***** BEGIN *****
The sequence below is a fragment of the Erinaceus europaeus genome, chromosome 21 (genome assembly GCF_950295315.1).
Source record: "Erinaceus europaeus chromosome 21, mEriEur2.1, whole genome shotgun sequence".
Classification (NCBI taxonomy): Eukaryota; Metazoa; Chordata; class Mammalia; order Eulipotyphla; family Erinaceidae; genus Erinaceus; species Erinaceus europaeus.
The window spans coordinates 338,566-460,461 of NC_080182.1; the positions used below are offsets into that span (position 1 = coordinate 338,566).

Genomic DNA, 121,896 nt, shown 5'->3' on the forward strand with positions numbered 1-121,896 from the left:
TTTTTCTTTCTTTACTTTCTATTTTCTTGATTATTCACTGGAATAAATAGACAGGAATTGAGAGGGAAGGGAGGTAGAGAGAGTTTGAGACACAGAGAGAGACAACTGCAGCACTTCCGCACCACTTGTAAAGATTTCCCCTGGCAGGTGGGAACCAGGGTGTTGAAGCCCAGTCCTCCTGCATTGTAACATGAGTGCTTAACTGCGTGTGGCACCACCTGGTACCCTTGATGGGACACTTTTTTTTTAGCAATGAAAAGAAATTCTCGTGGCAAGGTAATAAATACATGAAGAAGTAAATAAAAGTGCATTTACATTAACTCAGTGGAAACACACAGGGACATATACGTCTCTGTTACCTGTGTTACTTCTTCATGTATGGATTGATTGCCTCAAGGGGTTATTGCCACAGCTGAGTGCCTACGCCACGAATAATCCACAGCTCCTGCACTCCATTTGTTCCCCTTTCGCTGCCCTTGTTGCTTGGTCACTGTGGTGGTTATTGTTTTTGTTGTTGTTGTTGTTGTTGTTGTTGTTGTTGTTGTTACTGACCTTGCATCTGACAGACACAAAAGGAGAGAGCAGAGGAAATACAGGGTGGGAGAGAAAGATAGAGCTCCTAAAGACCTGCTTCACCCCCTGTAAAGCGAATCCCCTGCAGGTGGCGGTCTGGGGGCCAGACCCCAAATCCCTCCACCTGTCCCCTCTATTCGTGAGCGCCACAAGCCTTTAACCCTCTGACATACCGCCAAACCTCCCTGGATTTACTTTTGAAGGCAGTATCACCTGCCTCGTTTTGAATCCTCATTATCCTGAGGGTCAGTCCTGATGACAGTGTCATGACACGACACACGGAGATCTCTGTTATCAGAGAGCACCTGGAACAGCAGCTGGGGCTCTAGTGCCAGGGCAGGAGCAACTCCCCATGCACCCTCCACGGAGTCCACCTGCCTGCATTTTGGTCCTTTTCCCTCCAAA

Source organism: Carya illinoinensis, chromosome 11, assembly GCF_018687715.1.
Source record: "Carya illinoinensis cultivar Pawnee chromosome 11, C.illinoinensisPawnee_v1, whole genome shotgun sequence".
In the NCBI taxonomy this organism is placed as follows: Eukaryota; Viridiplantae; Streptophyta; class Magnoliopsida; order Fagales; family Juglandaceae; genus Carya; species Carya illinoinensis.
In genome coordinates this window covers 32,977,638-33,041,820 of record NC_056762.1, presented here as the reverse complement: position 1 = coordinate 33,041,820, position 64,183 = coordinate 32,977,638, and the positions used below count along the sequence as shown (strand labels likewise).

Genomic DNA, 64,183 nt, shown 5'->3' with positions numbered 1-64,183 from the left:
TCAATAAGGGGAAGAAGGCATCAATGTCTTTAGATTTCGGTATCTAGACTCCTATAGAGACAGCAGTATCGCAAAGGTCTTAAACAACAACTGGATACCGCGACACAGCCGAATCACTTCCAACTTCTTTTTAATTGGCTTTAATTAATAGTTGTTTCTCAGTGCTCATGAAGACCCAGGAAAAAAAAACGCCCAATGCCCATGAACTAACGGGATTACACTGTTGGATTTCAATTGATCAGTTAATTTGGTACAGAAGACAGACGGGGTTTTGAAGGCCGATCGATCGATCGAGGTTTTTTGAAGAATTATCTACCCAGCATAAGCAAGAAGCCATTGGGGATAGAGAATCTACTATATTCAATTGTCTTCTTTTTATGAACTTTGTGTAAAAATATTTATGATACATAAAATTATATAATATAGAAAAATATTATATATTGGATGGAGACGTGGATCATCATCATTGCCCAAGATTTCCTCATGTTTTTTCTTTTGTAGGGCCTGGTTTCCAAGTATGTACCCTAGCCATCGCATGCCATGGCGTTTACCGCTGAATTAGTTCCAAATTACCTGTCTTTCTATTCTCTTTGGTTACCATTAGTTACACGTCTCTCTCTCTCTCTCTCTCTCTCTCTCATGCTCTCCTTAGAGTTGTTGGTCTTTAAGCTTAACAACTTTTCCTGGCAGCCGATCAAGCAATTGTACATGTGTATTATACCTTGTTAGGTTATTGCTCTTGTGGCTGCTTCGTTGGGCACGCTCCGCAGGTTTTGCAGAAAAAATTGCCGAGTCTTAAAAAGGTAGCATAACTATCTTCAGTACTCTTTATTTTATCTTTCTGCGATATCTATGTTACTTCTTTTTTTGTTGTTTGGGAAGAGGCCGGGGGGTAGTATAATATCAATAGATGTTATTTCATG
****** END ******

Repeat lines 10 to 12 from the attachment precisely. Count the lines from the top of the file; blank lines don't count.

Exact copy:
In genome coordinates this window covers 32,977,638-33,041,820 of record NC_056762.1, presented here as the reverse complement: position 1 = coordinate 33,041,820, position 64,183 = coordinate 32,977,638, and the positions used below count along the sequence as shown (strand labels likewise).

Genomic DNA, 64,183 nt, shown 5'->3' with positions numbered 1-64,183 from the left:
TCAATAAGGGGAAGAAGGCATCAATGTCTTTAGATTTCGGTATCTAGACTCCTATAGAGACAGCAGTATCGCAAAGGTCTTAAACAACAACTGGATACCGCGACACAGCCGAATCACTTCCAACTTCTTTTTAATTGGCTTTAATTAATAGTTGTTTCTCAGTGCTCATGAAGACCCAGGAAAAAAAAACGCCCAATGCCCATGAACTAACGGGATTACACTGTTGGATTTCAATTGATCAGTTAATTTGGTACAGAAGACAGACGGGGTTTTGAAGGCCGATCGATCGATCGAGGTTTTTTGAAGAATTATCTACCCAGCATAAGCAAGAAGCCATTGGGGATAGAGAATCTACTATATTCAATTGTCTTCTTTTTATGAACTTTGTGTAAAAATATTTATGATACATAAAATTATATAATATAGAAAAATATTATATATTGGATGGAGACGTGGATCATCATCATTGCCCAAGATTTCCTCATGTTTTTTCTTTTGTAGGGCCTGGTTTCCAAGTATGTACCCTAGCCATCGCATGCCATGGCGTTTACCGCTGAATTAGTTCCAAATTACCTGTCTTTCTATTCTCTTTGGTTACCATTAGTTACACGTCTCTCTCTCTCTCTCTCTCTCTCTCTCATGCTCTCCTTAGAGTTGTTGGTCTTTAAGCTTAACAACTTTTCCTGGCAGCCGATCAAGCAATTGTACATGTGTATTATACCTTGTTAGGTTATTGCTCTTGTGGCTGCTTCGTTGGGCACGCTCCGCAGGTTTTGCAGAAAAAATTGCCGAGTCTTAAAAAGGTAGCATAACTATCTTCAGTACTCTTTATTTTATCTTTCTGCGATATCTATGTTACTTCTTTTTTTGTTGTTTGGGAAGAGGCCGGGGGGTAGTATAATATCAATAGATGTTATTTCATG